9. Less parking to be done
NANJING, CHINA - OCTOBER 31: Abandoned vehicles sit parked inside an industrial park on October 31, 2018 in Nanjing, Jiangsu Province of China. Photo by VCG/VCG via Getty Images
One great way to make money for a developer is to open a parking garage in a popular tourist destination. With tourists riding around in SCAVs instead of private vehicles, though, that investment seems considerably less attractive. Of course, tourists will no longer have the difficulty or expense of finding somewhere to park. On-street and roadside parking would also be less necessary, and the authors wonder, "What if parking lots and roadside parking could be transformed into city parks, event spaces and bike lanes?"
Automated tourism of the future, or not? Discuss.
Taxis, sightseeing, and parking changes all seem inevitable and desirable. But it's fair to ask of this study exactly how much of this ambulatory activity is actually desirable, or even that new? After all, people sleep on trains as they travel already, and on planes. Would people prefer sex for some reason in a moving vehicle to a stationary room somewhere? (Mind the potholes.) Much of what's envisioned in the study is already doable with a human driver, and one wonders how much more popular such activities would become absent that one factor — we see very few people engaging in them now. We'll have to wait and see.
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Your favorite color can be linked to various personality traits, motivation, and productivity levels in your life.
- Color psychology has been used in marketing and branding for years, but research in the last decade has taken color psychology and applied it to human personality traits.
- Colors aren't merely associated with various feelings but can actually shape our perceptions and personalities.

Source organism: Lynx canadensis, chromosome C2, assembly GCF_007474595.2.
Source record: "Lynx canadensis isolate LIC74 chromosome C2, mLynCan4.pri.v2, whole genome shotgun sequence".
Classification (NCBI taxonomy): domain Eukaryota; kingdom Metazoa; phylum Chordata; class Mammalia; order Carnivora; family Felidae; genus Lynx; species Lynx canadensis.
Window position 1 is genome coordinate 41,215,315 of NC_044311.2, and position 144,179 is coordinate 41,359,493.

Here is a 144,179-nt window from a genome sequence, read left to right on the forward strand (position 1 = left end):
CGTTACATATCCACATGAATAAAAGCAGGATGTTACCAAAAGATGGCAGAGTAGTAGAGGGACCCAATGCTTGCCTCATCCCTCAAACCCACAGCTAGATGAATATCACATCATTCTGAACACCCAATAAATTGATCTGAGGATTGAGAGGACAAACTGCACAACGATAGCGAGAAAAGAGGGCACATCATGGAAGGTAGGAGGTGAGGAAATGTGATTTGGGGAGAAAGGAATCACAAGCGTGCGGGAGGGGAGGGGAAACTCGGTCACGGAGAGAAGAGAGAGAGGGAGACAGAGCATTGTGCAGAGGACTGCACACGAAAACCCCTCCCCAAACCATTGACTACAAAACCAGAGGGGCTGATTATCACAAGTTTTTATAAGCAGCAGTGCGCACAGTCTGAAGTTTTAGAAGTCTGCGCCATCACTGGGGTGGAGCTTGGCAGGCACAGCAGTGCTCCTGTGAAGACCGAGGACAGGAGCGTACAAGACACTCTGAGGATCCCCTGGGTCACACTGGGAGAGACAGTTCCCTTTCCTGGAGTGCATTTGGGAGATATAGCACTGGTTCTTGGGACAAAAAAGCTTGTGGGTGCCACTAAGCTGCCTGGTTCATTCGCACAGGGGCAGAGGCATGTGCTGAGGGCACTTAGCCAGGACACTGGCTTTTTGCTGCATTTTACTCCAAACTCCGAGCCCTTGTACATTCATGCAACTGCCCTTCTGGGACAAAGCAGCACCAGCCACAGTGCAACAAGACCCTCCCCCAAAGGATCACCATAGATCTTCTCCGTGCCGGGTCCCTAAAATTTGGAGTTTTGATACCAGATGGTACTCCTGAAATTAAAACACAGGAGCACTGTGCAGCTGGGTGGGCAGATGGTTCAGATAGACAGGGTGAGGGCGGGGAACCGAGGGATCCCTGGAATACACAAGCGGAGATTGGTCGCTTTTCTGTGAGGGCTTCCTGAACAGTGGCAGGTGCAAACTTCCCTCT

- Various studies across multiple years have given us insight into what each color represents in regards to our personality, work ethic, and motivation levels.
What is color psychology?<img type="lazy-image" data-runner-src="https://assets.rebelmouse.io/eyJhbGciOiJIUzI1NiIsInR5cCI6IkpXVCJ9.eyJpbWFnZSI6Imh0dHBzOi8vYXNzZXRzLnJibC5tcy8yMjkzNDU4MC9vcmlnaW4ucG5nIiwiZXhwaXJlc19hdCI6MTY0Mzc2Mzk4NX0.KqHFgzhzl-dKmUvgDZsYGEDgDPVU40mA2mV1GLb1a68/img.png?width=1500&coordinates=0%2C0%2C0%2C0&height=1314" id="109d8" class="rm-shortcode" data-rm-shortcode-id="42ec0b499017c39ed1e3df32308370c2" data-rm-shortcode-name="rebelmouse-image" alt="The Logo Company color marketing infographic" />
Colors have been used strategically in branding for years.
Image by The Logo Company<p>Many people are unaware of the impact colors have on our thoughts, emotions, and behaviors in everyday life.</p><p>It's extremely likely that you have purchased something in a store or chosen one product over another due to what brands call color marketing: targeting brands, colors, and adverts based on colors that will influence you to buy. </p><p>You can see in the infographic above that companies that want to be associated with dependability (Dell, HP, IBM) use the color blue. Companies that want to be known for being exciting and fun (Fanta, Amazon, Nickelodeon) use a splash or orange. </p><p>Color psychology is being used around us every single day and not only in what brands we buy, but also in how we react to our environment. Extending color psychology into the realm of personalities is about proving that colors aren't just about what looks the best, but about what meaning we subconsciously attach to those colors, and how to use that to benefit our lives.</p>
What your favorite color says about your personality<img type="lazy-image" data-runner-src="https://assets.rebelmouse.io/eyJhbGciOiJIUzI1NiIsInR5cCI6IkpXVCJ9.eyJpbWFnZSI6Imh0dHBzOi8vYXNzZXRzLnJibC5tcy8yMjkzNTc2Ny9vcmlnaW4uanBnIiwiZXhwaXJlc19hdCI6MTY0NTc2MTU1NH0.iLH4yQoMFZMDW1YJo1YRMR8jOZDfDd3PFdu_IynkBcM/img.jpg?width=980" id="6e5e9" class="rm-shortcode" data-rm-shortcode-id="5b38c0f7793933f9ab35a61a2f7bb14a" data-rm-shortcode-name="rebelmouse-image" alt="child holding crayons" />
A new study looks at what would happen to human language on a long journey to other star systems.
- A new study proposes that language could change dramatically on long space voyages.
- Spacefaring people might lose the ability to understand the people of Earth.
- This scenario is of particular concern for potential "generation ships".
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Many of the most popular apps are about self-improvement.
Emotions are the newest hot commodity, and we can't get enough.